US considering alternative energy sources for transportation

The 5275 The US Department of Energy (DOE) has released its first Quadrennial Technology Review, which identifies six key strategies to address today’s energy challenges. Basically, the review indicates that among transportation strategies, the greatest effort will be devoted to the electrification of light-duty vehicles.

While in fiscal year 2011, only 9% of the DOE’s research budget was devoted to electric vehicles, this area will be further supported in the years to come in order to reduce the long-term dependence on oil in the United States. The review indicates that the electrification strategy will initially focus on mild hybrid electric (HEV) and plug-in hybrid (PHEV) vehicles, as these can already access existing infrastructure and can effectively moderate consumption short-term oil. period.

Full electrification versus partial electrification will likely be reassessed once charging infrastructure and battery development have made significant progress. Batteries represent the biggest technical challenge in vehicle electrification, the report says. Major technical barriers such as high cost and low energy density lead to increased vehicle cost and range anxiety. The DOE therefore intends to develop advanced battery technologies through scientific research and engage industry in materials science, electrolyte chemistry, cell manufacturing, and technology performance. A limited research and development program on fuel cells and hydrogen production and storage will also be maintained. Since the high cost and supply constraints of rare earth elements could lead to difficulties and potential inconveniences in the production of electric vehicles, the DOE will work to reduce the size of thermal systems and reduce the content and the cost of rare earths.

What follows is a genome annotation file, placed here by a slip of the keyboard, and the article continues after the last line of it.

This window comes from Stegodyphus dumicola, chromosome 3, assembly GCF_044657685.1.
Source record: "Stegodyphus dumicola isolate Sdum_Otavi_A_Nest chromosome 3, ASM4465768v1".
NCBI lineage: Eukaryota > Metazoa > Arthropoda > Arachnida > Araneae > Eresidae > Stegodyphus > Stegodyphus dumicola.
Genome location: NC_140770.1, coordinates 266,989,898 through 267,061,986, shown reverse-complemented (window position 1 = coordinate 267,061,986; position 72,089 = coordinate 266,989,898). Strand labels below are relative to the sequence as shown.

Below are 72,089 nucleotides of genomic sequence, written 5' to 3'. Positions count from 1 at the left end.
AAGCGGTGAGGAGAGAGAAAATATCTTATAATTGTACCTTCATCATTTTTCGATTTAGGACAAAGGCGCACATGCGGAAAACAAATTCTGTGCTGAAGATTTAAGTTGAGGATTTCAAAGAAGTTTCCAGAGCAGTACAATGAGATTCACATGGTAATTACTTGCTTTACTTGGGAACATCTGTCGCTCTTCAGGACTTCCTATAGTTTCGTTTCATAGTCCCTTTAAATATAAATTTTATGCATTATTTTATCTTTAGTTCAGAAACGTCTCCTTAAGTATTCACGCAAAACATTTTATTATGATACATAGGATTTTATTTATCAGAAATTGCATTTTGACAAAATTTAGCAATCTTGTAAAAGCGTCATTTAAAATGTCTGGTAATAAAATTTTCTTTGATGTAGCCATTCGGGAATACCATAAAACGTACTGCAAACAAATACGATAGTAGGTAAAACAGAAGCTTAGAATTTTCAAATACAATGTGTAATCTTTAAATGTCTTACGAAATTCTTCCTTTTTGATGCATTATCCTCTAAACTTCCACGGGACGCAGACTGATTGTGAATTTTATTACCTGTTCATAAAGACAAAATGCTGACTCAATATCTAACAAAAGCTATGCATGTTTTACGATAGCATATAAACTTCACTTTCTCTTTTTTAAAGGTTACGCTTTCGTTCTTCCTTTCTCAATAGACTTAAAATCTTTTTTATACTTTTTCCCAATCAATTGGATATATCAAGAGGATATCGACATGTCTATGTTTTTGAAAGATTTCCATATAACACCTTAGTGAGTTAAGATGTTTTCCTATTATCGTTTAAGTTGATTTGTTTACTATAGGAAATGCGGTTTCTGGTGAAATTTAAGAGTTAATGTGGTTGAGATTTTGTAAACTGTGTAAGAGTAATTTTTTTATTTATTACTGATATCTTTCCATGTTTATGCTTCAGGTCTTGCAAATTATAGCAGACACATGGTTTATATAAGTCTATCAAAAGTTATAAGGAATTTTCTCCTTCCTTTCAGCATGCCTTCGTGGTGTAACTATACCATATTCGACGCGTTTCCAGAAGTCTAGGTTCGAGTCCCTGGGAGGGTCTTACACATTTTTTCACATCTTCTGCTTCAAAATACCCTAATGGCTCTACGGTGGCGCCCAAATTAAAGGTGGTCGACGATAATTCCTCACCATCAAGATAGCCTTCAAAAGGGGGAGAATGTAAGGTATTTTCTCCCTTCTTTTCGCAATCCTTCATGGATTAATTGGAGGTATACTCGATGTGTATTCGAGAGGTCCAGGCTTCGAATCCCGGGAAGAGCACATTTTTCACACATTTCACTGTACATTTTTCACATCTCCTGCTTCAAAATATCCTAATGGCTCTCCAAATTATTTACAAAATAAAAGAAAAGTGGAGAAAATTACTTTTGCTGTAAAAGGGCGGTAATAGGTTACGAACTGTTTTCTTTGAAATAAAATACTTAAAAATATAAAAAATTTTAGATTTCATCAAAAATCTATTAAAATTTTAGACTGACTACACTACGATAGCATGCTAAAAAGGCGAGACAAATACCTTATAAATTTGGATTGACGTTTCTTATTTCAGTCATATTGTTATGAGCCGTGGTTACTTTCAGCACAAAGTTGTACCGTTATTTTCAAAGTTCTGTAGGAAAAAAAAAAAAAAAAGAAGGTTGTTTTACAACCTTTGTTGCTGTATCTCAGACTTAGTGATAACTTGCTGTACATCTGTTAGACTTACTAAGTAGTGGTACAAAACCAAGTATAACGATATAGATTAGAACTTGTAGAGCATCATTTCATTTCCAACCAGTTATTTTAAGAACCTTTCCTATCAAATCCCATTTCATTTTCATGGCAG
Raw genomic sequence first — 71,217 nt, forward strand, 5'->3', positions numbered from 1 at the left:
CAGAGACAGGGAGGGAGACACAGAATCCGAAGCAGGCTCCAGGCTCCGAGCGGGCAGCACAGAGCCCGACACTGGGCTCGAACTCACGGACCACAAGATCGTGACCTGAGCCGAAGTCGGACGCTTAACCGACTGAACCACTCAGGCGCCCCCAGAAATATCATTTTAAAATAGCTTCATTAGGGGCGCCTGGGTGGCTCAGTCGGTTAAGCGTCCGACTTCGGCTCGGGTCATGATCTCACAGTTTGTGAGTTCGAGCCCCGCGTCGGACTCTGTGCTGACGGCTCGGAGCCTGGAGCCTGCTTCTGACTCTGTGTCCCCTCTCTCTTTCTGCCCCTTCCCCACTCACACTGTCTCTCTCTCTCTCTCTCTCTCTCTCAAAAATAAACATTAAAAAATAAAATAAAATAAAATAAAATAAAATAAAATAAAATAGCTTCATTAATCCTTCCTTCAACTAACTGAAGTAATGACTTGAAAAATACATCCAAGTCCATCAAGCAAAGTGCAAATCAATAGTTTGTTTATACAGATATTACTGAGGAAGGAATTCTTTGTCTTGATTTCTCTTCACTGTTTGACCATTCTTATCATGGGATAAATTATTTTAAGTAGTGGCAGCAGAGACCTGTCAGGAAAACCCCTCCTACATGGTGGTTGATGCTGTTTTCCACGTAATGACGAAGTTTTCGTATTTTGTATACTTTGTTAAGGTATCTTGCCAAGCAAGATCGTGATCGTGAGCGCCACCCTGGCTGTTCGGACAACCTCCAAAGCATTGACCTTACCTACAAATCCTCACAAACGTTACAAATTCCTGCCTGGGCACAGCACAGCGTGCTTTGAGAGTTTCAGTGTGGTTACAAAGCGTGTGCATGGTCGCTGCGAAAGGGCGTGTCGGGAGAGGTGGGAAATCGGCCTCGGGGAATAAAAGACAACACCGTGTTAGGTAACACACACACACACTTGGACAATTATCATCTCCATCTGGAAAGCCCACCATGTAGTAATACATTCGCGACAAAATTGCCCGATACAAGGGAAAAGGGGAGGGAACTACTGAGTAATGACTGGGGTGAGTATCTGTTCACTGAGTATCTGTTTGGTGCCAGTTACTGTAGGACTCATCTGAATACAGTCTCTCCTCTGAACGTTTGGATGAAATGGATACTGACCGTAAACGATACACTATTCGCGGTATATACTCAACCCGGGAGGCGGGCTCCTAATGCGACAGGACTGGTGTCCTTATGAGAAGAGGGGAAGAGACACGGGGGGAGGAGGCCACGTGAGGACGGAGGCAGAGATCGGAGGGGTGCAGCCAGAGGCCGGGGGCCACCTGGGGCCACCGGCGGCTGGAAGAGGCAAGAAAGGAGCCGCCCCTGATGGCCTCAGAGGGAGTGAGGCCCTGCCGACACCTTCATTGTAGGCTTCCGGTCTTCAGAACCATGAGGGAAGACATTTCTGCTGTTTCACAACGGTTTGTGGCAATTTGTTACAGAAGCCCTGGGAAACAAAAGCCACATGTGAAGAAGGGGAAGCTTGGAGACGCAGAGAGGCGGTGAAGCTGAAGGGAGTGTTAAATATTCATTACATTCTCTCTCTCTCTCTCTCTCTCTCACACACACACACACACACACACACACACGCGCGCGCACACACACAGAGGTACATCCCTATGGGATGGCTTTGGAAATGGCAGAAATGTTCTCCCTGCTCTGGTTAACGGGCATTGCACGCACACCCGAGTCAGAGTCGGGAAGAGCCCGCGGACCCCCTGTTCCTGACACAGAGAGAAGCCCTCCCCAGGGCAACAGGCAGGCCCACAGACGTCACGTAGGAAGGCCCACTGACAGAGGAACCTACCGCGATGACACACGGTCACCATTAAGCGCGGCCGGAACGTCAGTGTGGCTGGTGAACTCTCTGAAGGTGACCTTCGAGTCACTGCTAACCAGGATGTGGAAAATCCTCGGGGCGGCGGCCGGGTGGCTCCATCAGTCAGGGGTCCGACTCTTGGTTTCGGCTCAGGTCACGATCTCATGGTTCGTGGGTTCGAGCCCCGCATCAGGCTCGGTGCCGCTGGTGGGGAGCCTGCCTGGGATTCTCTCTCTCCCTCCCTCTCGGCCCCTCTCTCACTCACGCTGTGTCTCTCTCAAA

Research will focus on high temperature capacitors, low loss soft magnetic materials and new magnetic materials, wide bandgap semiconductor materials, rare earth recycling and power electronics.

The report assesses that a widespread deployment of charging infrastructure under current conditions would put a strain on the network, as many unknowns exist regarding the integration of the transport and electricity sectors. With the increasing adoption of plug-in vehicles, fast charging needs and residential charging infrastructure will need to be considered. The DOE will therefore support research to understand interoperability issues and power management for large-scale deployment.

The review defines six crucial elements of the research strategy of the near future. In addition to vehicle electrification mentioned above, these include clean electricity deployment, grid modernization, building and industry efficiency growth, alternative fuels deployment hydrocarbon fuels and vehicle efficiency improvements.

Based on this review, a first draft budget for 2013 should be published early next year.

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